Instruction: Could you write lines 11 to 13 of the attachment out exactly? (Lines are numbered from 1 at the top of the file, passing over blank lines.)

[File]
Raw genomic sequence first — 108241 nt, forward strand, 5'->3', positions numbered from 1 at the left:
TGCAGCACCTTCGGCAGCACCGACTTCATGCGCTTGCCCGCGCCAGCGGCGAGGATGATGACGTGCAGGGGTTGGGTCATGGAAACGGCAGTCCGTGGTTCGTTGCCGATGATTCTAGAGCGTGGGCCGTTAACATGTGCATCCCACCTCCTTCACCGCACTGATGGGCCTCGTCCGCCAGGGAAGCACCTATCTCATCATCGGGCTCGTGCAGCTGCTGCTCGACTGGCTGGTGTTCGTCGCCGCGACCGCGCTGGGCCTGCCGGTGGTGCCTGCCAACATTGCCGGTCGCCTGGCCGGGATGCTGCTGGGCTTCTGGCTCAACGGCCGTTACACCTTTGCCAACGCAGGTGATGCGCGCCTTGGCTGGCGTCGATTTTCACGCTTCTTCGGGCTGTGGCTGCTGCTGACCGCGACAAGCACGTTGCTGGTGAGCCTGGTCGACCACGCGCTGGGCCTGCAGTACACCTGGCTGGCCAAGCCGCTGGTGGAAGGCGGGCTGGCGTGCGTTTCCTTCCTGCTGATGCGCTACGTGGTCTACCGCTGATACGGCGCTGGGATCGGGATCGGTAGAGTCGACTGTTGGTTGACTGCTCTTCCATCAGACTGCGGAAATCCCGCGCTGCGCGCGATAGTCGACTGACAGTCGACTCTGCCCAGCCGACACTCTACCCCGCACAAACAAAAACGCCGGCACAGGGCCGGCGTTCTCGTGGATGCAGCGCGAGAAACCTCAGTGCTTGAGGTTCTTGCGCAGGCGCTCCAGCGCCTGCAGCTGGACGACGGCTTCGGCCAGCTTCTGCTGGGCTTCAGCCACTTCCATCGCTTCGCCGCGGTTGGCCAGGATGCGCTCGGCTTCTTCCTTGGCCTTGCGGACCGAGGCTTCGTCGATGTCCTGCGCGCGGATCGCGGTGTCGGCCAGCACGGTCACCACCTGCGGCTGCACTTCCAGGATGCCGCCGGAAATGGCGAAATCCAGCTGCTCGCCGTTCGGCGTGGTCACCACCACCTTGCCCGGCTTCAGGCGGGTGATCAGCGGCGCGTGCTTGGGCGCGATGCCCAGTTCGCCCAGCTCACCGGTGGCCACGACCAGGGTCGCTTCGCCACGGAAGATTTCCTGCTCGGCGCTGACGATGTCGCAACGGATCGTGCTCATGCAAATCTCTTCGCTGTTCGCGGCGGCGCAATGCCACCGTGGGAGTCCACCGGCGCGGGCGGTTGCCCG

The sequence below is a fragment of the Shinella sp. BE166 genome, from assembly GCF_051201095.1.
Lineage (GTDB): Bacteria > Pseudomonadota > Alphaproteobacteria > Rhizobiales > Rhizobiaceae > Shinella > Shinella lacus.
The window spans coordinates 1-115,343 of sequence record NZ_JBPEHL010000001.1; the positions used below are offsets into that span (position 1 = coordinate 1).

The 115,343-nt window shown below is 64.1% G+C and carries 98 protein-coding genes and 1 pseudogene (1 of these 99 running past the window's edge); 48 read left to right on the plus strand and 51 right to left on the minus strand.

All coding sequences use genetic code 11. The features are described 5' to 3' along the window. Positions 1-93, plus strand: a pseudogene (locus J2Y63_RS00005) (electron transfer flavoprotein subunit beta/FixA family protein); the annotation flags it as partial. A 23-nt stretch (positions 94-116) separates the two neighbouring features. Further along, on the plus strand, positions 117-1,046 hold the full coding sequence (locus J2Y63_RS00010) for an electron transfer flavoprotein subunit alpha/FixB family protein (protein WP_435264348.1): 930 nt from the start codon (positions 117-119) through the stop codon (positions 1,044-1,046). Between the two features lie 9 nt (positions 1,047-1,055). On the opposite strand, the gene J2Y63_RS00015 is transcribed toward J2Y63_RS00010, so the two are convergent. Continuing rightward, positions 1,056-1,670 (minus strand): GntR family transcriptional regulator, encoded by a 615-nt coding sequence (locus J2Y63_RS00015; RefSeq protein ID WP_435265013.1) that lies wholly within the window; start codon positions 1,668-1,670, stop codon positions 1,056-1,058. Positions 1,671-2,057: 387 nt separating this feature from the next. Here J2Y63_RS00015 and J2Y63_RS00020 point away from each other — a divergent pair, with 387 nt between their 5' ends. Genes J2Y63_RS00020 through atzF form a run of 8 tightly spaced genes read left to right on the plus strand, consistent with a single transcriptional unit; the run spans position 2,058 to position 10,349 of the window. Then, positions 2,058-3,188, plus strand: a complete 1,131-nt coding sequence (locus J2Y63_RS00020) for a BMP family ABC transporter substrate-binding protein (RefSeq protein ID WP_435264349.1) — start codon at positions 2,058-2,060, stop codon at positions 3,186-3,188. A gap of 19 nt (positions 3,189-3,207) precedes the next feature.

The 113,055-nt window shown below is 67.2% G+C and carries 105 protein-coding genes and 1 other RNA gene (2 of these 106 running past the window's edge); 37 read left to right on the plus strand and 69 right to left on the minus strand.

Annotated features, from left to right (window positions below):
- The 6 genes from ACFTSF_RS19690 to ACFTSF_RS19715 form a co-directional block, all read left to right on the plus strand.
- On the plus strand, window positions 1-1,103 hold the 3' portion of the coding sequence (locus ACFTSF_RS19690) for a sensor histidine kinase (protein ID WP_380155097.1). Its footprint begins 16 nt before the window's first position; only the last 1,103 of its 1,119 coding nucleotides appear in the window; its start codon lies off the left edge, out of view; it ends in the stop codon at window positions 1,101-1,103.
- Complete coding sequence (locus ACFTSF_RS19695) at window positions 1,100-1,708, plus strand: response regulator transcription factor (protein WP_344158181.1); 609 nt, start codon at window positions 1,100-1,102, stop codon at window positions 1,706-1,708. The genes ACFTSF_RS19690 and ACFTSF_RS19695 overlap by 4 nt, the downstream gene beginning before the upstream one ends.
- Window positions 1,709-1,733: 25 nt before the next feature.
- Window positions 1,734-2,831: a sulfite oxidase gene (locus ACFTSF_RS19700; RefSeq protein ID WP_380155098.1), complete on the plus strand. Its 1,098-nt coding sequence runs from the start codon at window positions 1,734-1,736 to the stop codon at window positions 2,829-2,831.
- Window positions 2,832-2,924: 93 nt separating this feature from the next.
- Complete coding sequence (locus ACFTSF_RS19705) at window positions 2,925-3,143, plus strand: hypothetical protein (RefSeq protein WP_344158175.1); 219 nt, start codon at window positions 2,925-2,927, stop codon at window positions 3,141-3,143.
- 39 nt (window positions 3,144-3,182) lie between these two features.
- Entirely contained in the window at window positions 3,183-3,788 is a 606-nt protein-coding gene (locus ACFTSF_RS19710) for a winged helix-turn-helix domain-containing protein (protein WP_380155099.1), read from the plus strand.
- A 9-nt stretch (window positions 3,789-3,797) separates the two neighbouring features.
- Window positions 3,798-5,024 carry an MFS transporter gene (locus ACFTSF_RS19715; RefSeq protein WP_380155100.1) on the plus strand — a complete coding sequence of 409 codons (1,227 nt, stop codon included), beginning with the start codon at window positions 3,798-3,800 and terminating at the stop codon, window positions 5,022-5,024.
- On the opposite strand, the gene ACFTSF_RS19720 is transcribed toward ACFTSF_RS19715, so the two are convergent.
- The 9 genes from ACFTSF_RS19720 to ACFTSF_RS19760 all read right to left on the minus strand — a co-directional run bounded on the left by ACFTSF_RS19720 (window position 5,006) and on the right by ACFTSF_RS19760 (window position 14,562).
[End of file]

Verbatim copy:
- On the plus strand, window positions 1-1,103 hold the 3' portion of the coding sequence (locus ACFTSF_RS19690) for a sensor histidine kinase (protein ID WP_380155097.1). Its footprint begins 16 nt before the window's first position; only the last 1,103 of its 1,119 coding nucleotides appear in the window; its start codon lies off the left edge, out of view; it ends in the stop codon at window positions 1,101-1,103.
- Complete coding sequence (locus ACFTSF_RS19695) at window positions 1,100-1,708, plus strand: response regulator transcription factor (protein WP_344158181.1); 609 nt, start codon at window positions 1,100-1,102, stop codon at window positions 1,706-1,708. The genes ACFTSF_RS19690 and ACFTSF_RS19695 overlap by 4 nt, the downstream gene beginning before the upstream one ends.
- Window positions 1,709-1,733: 25 nt before the next feature.